An explosive Times report alleged that Kraken CEO Jesse Powell created a "hateful workplace," leading to an employee exodus. Is that what really happened?
Dean Baquet played a leading role in two of modern journalism's turns for the worse.
The Founders Fund vice president and Pirate Wires author on supporting heretics as a means of social and economic innovation.
Forget Robin DiAngelo, Ibram X. Kendi, and The 1619 Project. Start with ending the drug war, says the Columbia University linguist.
A new report commits a bunch of familiar sins.
No one is safe from Chappelle's jokes—but also, everyone is safe from Chappelle's jokes.
Forget Robin DiAngelo and White Fragility. Theory of Enchantment uses popular culture to make workplaces more inclusive and welcoming.
The comedian and podcaster talks about running for the Libertarian Party presidential nomination and his beef with Reason.
Plus: DOJ ditches bid to unmask Devin Nunes parody account, a fight for food truck freedom in Florida, and more...
Columbia University linguist John McWhorter on "anti-racism" as a new, misguided civic religion and his new book on curses, Nine Nasty Words.
Silence isn't violence, and recusing your company from political discourse, as Basecamp and Coinbase have done, is a perfectly valid line to draw.
It will be coopted by regulation-loving progressives who oppose capitalism, not wokeness.
The journalist and free-speech activist says identity politics are destroying the media, higher education, and Hollywood.
Even supporters of Donald Trump think foreign trade and free markets are good for America.
The Singapore-born journalist and free-speech activist says identity politics are destroying the media, higher ed, and Hollywood.
The Atlantic writer says that illiberalism and the urge to shut down debate need to be confronted across the political spectrum.
Plus: Smoking rates stop falling, ACLU defends man banned from library over Trump poem, and more...
There’s no journalist more relentlessly iconoclastic than Greenwald, who won the 2014 Pulitzer Prize for his reporting on the Snowden revelations.
The Pulitzer Prize–winning journalist on Joe Biden, free speech, and leaving The Intercept for Substack.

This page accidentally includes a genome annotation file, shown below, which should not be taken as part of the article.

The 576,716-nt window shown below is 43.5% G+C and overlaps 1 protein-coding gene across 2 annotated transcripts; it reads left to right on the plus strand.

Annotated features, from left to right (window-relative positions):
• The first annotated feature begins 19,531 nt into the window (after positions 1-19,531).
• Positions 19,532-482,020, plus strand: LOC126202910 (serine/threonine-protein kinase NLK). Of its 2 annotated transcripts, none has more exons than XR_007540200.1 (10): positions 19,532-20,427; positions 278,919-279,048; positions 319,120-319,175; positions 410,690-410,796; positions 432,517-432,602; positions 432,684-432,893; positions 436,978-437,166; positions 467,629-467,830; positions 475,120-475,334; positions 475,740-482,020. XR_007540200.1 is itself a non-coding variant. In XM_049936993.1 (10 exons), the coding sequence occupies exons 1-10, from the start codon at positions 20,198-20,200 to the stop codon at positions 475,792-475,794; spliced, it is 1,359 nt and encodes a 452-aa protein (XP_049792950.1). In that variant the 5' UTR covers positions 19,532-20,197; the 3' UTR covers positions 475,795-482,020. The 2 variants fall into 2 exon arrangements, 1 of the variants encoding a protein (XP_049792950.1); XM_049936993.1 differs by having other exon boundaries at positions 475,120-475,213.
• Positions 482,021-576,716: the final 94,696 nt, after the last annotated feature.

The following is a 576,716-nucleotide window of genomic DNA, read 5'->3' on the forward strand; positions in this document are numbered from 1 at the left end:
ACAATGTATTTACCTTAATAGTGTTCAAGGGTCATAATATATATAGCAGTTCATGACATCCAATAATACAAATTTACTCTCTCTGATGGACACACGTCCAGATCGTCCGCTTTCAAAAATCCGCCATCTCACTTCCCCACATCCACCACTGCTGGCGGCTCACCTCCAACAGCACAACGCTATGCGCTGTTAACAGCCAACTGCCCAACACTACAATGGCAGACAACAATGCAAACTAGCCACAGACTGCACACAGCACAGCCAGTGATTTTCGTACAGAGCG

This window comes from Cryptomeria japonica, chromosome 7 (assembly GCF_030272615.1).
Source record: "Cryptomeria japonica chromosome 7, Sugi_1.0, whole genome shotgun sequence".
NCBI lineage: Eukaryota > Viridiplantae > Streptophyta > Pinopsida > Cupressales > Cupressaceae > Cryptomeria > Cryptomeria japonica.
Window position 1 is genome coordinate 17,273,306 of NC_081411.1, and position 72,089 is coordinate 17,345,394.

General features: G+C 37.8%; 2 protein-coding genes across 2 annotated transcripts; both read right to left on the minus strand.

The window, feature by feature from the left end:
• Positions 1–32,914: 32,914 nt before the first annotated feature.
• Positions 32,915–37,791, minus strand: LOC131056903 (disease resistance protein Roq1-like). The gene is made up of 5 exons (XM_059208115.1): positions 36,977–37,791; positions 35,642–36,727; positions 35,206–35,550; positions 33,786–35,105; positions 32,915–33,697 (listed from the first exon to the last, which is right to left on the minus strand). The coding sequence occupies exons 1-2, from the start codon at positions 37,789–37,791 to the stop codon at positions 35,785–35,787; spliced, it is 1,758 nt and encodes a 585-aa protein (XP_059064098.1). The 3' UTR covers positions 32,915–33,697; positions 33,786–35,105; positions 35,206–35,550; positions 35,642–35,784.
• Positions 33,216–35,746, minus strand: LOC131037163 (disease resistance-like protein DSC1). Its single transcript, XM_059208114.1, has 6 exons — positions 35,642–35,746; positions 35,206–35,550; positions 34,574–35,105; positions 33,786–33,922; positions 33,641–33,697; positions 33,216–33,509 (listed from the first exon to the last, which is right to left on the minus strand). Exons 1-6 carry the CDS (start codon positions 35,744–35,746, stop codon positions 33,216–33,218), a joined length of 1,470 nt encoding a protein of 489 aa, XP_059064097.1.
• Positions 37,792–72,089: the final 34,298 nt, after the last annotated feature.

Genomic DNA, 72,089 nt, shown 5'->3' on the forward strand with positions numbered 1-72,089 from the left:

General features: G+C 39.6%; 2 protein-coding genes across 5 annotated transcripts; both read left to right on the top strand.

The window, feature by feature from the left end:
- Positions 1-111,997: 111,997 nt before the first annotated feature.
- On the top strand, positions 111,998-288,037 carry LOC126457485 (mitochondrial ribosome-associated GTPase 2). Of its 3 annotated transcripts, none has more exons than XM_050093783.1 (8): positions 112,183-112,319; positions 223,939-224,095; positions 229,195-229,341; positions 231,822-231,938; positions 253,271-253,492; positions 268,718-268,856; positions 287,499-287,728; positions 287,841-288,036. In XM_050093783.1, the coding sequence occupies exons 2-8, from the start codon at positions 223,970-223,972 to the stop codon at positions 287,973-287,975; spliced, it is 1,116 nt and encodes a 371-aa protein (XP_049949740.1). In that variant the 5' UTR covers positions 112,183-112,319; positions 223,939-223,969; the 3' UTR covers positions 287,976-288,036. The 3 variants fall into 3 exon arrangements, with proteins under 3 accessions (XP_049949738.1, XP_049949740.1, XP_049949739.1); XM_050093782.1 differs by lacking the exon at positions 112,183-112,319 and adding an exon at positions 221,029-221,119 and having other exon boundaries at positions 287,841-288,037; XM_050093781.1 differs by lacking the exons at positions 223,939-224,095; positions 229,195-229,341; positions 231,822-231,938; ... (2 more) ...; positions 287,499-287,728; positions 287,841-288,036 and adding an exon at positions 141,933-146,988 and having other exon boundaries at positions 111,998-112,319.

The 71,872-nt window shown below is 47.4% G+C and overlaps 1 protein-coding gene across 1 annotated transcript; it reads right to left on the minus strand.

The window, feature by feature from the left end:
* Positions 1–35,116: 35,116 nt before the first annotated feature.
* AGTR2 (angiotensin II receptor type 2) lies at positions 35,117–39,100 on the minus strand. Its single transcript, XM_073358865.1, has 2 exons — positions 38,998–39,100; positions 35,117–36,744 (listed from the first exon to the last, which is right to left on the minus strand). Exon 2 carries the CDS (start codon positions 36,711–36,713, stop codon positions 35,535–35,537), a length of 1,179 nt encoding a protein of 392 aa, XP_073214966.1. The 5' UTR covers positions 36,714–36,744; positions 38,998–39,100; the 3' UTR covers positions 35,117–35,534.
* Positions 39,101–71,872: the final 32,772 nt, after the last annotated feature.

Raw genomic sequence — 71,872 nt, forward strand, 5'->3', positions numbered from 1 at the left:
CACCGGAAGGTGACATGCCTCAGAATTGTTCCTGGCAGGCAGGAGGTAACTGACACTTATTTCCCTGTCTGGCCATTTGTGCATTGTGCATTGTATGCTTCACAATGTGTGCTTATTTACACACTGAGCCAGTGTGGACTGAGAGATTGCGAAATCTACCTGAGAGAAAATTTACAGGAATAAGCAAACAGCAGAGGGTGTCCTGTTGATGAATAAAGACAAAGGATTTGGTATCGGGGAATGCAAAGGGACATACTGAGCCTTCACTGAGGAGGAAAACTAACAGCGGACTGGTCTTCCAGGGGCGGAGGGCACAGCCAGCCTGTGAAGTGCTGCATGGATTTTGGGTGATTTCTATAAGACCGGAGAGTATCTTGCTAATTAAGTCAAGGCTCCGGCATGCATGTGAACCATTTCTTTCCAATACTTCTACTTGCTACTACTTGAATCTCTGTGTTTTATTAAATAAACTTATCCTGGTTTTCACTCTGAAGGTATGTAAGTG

Sens. Mazie Hirono and Cory Booker both criticized the Supreme Court nominee for saying "preference" instead of "orientation."
In The End of Gender, Debra Soh stands up for impartial research—and for LGBTQ rights.
'Political correctness has grown to become the unhappiest religion in the world.'
The Fox News host explains his new self-help book The Plus, the upside of quarantine, and why he thinks Donald Trump will be reelected.
"Well-intentioned efforts to celebrate diversity may in fact reinforce racial stereotyping," say two Carleton College faculty.
'Cancel Culture' at U.S. Colleges Not Getting Worse, Say Liberal Professors. Conservative Colleagues Disagree.
Plus: Georgia makes it a hate crime to damage police property, SCOTUS denies relief to prisoners, Trump escalates war on Chinese apps, study casts doubt on "diversity training," coronavirus in schools, and more…
Plus: Tuesday primary results, TikTok may move to London, polls show growing distrust in media, and more...
Portland's Northwest Film Center pulls film from summer drive-in schedule after critics say it promotes "school-to-prison pipeline."
"The idea that wrongheaded, dangerous, heretical, and blasphemous ideas should be not only allowed but protected is preposterous," says Rauch. And yet, it's "the single most successful social principle ever invented."
In woke corporate America, there's no statute of limitations on wrongthink.
When a university president threatens a professor with consequences for writing an article, free expression loses out.
The Souls of Yellow Folk author says a new "elite consensus" fixated on racial outrage is forming and may destroy our ability to function.
Don't lock down expression along with so much else of American society.
Indiana University Professor Apologizes for Triggering Medical Students With 'I Can't Breathe' Exam Question
"We understand that the context in which this phrase was used resulted in a very painful trigger for many of you."
The heterodox hosts of the popular Blocked and Reported podcast talk about surviving internet outrage, the roots of speech repression, and the power of direct financial support from fans.
The comedian expresses rage over police brutality while offering optimism for a better world.
"Humankind" instead of "mankind," "salesperson" instead of "salesman," and so on
The Mat-Su School Board evidently doesn't understand the purpose of a school.
"I would rather be remembered for writing something that was...offensive, than to be forgotten for writing something bloodless."
The university's litmus test is a lawsuit waiting to happen.
"It's a disservice to undergrads," said one student.
"You're in no position to lecture the public about anything. You know nothing about the real world."
Larry Shue's The Foreigner has KKK villains. Administrators think students can't handle that.
A New York Times reporter says "the situation was way more complicated than it first appeared." No, it wasn't.